Sort of. Just last fall Petty was driving his pickup on Interstate 85 near Charlotte when he couldn't get past a car in the left lane. Petty tailgated, trying to get the car to move over. The other driver jammed on his brakes for spite. Petty, never one to shy away from a confrontation, bumped the offender. Petty received a traffic citation that was widely reported. At the next NASCAR race, Allison, limping past Petty in the garage, couldn't help himself. "Hey, Richard," he said. "That guy on I-85 must have looked like me."
"Nah," Petty said. "He was just acting like you."
"For career wins," says Allison, turning his guns toward Waltrip, "I am tied with a man who will probably break the tie. But if Darrell would only give back all the wins he got illegally, then he would be tied with Joe Frasson for career wins." (Frasson was a colorful but winless driver of the '70s.)
Illegally? How were Waltrip's wins illegal? "Big fuel tanks, wrong-size engines, wrong tires, you name it," says Allison. "He just got away with murder, race after race."
Waltrip laughs that off as absurd. "Bobby's a lot smarter than me," he says. "Just ask him. So if I thought of that many ways to win races illegally, how many do you think he thought of? For every race I won illegally, he won one more. Seriously, though, do you think NASCAR would let that happen, race after race?
"One of Bobby's downfalls was that he was paranoid. No matter how well he was doing, he thought everybody was against him. Particularly NASCAR—the officials."
Says Donnie Allison, "I honestly believe Bobby felt that nobody could beat him legally. I never heard him say, 'I got beat.' He always thought he was outcheated, or whatever. It became an obsession with him. And it's a sore spot with him today. Right now."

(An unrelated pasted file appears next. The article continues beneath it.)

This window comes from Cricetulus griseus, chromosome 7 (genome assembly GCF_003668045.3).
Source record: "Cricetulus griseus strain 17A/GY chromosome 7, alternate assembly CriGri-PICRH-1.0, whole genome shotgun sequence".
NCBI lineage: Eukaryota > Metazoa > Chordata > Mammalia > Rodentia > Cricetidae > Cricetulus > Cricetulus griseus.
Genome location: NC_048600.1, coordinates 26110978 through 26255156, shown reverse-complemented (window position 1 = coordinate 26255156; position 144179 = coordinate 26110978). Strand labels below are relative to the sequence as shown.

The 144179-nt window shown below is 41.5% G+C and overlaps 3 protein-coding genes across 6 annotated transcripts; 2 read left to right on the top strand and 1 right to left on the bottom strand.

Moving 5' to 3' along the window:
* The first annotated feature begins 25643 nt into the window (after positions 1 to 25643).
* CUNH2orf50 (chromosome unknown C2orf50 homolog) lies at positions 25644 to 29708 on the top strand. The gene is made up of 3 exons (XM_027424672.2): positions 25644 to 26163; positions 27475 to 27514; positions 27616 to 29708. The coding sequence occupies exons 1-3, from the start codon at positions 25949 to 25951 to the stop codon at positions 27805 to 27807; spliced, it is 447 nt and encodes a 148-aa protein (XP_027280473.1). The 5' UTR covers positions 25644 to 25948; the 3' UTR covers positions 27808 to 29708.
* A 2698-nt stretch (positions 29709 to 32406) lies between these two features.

Waltrip suspects that Allison's grievances are based on races in the early '80s, when Waltrip collected most of his victories and all three of his Winston Cup championships. "I was driving for the one man Bobby hates more than he hates me: Junior Johnson," Waltrip says. All Waltrip knows for sure is that with the last words he heard Allison utter as a NASCAR driver, "he called me an a———." And Waltrip thinks Allison was gunning for him on that fateful afternoon in 1988 at Pocono. He believes Allison was still angry over their wreck at Riverside, Calif., the previous Sunday. (Each man still blames the other for the Riverside crash.)
Allison smiles about the only moment he remembers from that Pocono weekend. "Sunday morning," he says. "Drivers' meeting. They asked if there were any questions. I raised my hand. I said, 'What are you supposed to do if some a———spins you out?' [Driver] Michael Waltrip spoke up, 'I'm not the a———. I'm just his brother.' "
"Before the race started," Darrell Waltrip says, "some of the guys who worked on Bobby's crew came up to me. They said, "Please watch out for Bobby. He's had a terrible week, and he's crazy. He says he's gonna wreck you, and he's gonna wreck you big.' Bobby had qualified poorly and was starting toward the back of the field. I was starting up near the front. On the parade lap, I radioed my guys and said, 'Let me know if Bobby gets anywhere near me. I gotta keep an eye on him today.'